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Cooler Master > 
Item#: N82E16835103177
Cooler Master GeminII M4 - CPU Cooler with 4 Direct Contact Heatpipes
  • 500 - 1600 RPM (PWM) +/- 10%
  • 17.4 - 58.4 CFM +/- 10%
  • 4 Direct Contact Heat Pipes
  • Aluminum Fins
  • $51.99
  • $37.99
  • Save: $14.00 (27%)
  • Free Shipping (restrictions apply)

Pros:

Much quieter than the standard AMD heatsink/fan.

Replaced stock fan/heatsink in HTPC use, and I've hit a max of 53C after running a playlist of 1080P flash videos overnight (something that would get past 85C and cause thermal shutdown with the standard heatsink/fan after a couple hours - the HTPC isn't in a place with the best ventilation).

Idles in the 30-35C range, with moderate usage in 40-45C range (with stock it was idling in the 40-45C range and moderate usage would take it to 55-65C).

Easy to swap out the fan if needed/desired. Has a couple thin wires holding it in a makeshift bracket of sorts, which would be easy to disconnect from the stock fan and should fit any 120mm fan with standard screw holes.

The stock fan seems to be working well and mounted adequately (though, being an HTPC, I do have the computer set so that the motherboard is horizontal, rather than the normal vertical tower usage, so the bracket isn't exactly stressed at all).

Cons:

As mentioned by others, the four heatpipes sit directly on the CPU (not a problem) and have a bit of a gap between the edge of the pipes and the other metal of the cpu/heatsink interface (it's not flush or smooth, which could be a problem). There are 8 of those edges/gaps (one for each edge of the heatpipe x 4 heatpipes) and they stretch across the entire face of the interface.
Thus far I've had no problems with heat, so it seems to be working ok, but it could be a possible issue in the future or for those with a hotter running cpu.

Instead of using the usual circle or x shape of thermal paste (using AS 5), I put small lines on each heatpipe, with a small circle in the middle, so as to hopefully fill in those gaps between the cpu and the heatsink.

As mentioned by others, there is the possible con that the heatsink is low but wide - for my setup it would've gone over my ram in one orientation (not hitting the modules, but only maybe 1/16" clearance over them), and after turning it 90 degrees, it is still right up next to the slots (I could still get it out to change or upgrade if needed, but it'd be tight)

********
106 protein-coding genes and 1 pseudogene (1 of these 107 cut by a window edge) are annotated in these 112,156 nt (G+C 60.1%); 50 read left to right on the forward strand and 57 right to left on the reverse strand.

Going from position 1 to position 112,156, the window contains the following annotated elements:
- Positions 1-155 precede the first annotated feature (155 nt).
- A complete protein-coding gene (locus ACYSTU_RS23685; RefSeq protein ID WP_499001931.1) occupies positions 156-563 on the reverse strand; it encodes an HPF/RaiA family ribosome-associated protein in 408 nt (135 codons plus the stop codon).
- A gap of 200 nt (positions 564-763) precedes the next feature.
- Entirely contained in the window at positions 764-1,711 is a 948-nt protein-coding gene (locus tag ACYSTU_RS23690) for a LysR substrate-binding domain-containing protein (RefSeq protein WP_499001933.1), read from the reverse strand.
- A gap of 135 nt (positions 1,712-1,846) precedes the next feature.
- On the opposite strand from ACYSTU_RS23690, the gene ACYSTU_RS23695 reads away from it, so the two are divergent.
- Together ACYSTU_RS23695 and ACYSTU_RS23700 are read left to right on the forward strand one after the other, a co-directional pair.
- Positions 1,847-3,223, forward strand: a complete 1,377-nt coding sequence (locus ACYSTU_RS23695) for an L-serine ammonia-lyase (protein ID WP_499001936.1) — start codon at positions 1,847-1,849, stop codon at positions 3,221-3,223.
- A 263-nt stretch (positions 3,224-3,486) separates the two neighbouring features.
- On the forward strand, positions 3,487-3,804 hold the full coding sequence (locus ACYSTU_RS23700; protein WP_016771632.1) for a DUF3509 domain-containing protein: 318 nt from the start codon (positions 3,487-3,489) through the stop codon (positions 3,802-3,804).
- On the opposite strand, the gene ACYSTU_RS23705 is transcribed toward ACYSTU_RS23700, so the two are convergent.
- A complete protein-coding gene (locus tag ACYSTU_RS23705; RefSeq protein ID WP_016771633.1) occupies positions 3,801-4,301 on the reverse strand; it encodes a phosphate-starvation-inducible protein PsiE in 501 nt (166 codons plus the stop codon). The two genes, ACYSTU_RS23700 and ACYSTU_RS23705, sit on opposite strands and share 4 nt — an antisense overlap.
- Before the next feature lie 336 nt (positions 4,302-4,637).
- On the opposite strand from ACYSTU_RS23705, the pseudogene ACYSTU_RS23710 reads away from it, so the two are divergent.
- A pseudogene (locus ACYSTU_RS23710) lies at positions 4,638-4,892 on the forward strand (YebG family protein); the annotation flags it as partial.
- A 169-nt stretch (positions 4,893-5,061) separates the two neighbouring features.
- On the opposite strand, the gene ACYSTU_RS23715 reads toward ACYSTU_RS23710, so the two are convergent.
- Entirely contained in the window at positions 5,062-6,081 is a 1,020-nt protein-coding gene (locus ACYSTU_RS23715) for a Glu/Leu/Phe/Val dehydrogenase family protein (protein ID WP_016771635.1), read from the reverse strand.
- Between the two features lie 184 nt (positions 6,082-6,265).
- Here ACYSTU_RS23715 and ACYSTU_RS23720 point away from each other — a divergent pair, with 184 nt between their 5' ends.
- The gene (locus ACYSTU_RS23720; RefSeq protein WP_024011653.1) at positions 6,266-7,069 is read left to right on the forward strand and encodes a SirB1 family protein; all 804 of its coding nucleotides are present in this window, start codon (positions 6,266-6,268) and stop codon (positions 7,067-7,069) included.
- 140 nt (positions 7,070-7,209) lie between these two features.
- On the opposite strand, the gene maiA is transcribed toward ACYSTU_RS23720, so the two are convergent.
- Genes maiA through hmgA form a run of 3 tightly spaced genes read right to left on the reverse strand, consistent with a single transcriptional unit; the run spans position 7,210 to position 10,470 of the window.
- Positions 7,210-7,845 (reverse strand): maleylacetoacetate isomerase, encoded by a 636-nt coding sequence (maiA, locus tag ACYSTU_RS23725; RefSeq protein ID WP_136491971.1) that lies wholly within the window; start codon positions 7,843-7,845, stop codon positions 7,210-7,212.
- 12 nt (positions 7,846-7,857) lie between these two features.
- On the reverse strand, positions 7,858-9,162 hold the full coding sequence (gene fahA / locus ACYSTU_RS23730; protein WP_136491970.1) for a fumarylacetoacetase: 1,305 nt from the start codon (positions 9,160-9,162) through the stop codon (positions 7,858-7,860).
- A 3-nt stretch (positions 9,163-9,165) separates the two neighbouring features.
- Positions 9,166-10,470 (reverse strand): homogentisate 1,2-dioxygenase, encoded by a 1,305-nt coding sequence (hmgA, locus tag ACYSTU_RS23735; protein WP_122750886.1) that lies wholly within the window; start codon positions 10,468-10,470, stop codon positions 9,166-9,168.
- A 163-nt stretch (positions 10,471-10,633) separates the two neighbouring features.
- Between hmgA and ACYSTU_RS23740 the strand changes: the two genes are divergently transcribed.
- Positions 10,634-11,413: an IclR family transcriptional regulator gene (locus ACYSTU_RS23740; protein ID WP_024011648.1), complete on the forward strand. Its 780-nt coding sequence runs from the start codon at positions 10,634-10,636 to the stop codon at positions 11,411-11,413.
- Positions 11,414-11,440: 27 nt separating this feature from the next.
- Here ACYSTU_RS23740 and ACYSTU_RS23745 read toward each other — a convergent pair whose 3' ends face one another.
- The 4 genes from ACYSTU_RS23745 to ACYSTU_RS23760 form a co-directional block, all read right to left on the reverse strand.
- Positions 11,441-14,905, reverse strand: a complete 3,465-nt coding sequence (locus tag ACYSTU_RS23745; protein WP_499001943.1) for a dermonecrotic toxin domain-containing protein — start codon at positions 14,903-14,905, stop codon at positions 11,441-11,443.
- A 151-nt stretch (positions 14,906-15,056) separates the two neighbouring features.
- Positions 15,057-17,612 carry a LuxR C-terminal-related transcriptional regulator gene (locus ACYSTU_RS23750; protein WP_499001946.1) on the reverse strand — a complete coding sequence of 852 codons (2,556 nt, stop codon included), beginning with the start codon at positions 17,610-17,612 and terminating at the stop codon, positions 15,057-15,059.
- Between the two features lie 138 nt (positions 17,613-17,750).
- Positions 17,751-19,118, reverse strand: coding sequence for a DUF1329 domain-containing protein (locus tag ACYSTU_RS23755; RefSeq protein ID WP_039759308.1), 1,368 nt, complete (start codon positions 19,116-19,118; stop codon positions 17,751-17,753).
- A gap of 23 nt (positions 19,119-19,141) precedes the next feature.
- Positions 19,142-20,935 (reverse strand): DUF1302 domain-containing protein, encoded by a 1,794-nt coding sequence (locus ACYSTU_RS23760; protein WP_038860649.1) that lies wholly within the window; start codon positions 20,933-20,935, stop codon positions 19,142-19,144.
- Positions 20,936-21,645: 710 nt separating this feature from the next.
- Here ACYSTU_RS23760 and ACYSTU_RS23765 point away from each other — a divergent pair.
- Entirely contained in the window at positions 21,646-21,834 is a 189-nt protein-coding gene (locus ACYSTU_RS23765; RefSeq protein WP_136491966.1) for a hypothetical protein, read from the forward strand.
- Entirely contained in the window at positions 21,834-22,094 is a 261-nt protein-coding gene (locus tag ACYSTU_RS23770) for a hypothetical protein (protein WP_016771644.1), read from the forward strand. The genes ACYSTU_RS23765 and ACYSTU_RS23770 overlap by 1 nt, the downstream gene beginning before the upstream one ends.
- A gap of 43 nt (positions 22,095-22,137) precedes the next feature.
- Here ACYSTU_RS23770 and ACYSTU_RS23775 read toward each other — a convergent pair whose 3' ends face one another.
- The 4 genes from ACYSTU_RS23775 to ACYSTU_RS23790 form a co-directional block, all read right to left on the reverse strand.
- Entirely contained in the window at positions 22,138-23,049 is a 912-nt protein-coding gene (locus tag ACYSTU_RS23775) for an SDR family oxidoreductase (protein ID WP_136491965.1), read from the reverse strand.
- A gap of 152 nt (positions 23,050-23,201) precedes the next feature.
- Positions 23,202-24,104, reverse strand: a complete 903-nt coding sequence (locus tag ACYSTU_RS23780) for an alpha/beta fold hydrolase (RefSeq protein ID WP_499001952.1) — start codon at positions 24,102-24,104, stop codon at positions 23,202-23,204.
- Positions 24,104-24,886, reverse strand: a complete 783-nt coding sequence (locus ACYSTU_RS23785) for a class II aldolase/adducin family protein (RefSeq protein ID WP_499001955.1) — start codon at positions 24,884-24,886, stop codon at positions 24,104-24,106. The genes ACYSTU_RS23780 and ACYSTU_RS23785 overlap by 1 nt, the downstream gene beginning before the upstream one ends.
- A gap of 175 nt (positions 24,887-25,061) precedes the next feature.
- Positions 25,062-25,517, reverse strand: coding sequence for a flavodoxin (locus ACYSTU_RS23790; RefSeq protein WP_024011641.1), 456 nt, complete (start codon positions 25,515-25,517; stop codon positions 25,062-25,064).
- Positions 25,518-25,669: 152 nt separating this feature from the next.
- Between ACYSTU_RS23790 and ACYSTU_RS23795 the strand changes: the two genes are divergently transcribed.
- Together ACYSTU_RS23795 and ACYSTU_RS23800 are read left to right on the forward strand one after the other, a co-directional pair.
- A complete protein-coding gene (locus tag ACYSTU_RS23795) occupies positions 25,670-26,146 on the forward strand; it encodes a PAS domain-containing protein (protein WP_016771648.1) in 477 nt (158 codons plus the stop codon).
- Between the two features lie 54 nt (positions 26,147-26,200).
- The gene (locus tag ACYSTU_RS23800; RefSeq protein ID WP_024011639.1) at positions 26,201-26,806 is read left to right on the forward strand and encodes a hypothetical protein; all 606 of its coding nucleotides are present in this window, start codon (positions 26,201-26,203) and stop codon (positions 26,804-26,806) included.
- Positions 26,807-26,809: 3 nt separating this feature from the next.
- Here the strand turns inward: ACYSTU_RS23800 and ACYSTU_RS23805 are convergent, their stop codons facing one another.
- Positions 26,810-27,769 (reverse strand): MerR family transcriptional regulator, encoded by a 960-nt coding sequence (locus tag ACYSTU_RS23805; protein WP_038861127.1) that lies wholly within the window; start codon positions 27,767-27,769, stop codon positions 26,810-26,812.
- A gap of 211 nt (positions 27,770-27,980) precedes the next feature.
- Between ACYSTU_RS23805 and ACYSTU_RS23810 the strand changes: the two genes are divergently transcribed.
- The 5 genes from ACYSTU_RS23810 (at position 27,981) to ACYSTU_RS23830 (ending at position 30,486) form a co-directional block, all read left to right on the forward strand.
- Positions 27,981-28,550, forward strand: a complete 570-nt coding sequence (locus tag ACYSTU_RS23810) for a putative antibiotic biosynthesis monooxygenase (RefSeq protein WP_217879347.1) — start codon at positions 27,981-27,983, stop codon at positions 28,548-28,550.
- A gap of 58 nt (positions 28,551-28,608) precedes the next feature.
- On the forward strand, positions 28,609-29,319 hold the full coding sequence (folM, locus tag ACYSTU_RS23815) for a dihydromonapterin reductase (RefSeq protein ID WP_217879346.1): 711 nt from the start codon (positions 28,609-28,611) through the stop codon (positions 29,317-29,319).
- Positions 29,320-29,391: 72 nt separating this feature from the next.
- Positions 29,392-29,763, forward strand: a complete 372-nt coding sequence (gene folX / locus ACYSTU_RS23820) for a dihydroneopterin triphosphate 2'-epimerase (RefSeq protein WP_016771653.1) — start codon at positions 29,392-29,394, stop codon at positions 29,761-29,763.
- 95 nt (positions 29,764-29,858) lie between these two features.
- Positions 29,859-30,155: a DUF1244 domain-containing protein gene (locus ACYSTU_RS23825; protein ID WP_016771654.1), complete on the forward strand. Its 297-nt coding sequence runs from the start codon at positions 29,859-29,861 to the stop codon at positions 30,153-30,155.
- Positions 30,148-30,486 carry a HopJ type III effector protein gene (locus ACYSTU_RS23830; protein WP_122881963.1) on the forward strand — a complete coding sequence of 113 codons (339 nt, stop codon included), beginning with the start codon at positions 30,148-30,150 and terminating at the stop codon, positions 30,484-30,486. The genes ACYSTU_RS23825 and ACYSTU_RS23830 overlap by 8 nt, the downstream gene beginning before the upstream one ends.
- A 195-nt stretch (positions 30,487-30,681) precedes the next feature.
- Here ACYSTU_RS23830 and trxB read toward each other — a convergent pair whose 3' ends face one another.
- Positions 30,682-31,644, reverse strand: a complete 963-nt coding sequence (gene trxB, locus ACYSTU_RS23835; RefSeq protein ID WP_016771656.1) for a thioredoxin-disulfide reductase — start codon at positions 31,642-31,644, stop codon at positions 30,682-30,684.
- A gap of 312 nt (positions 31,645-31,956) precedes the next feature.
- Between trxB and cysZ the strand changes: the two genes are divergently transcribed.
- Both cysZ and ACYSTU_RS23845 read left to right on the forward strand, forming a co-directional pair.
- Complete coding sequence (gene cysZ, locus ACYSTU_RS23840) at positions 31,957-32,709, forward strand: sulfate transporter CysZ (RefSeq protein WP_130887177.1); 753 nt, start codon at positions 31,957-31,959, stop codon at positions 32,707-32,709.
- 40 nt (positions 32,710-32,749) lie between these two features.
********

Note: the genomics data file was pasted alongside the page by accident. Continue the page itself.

Other Thoughts:

My HTPC system:
CPU - AMD Phenom II 840
Mobo - MSI 880GM-E41 AM3
Case - Silverstone ML03B

It's not specified very well on newegg, but on my box it notes the sockets supported are:
Intel 2011, 1366, 1156, 1155, 1150, 775
AMD fm2, fm1, am3+, am3, am2

In the setup above, I have a good inch or two over the fan before hitting the case - it really is a small heatsink (smaller than the stock AMD one), it's just really wide.

Mounting directions were good. For this AMD mount they had separate brackets for if you wanted it mounted normally or rotated 90 degrees. I believe the single Intel mount just allows you to rotate it without actually using a different bracket.
Annoyingly, you will probably have to remove the motherboard from the case (unless you can get to the four or so inches around the cpu socket from the bottom side a different way).
It uses the same mounting system as much larger coolers from the same company (such as the V8 RR-UV8-XBU1-GP, which I have two of; probably a bit of overkill on mounting hardware vs the size of the heatsink) - you screw the brackets onto the heatsink corresponding with your socket (AMD or Intel), put it through the holes on the mobo, put on a backplate, and bolt it on (usually being a tricky maneuver for those without 3-4 arms or someone else to help them hold it while bolting - and yes, actual bolts, not screws).

But yes, working well and I'm happy thus far!

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  • Anonymous
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  • Owned For: 1 month to 1 year


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Item#: N82E16835103177
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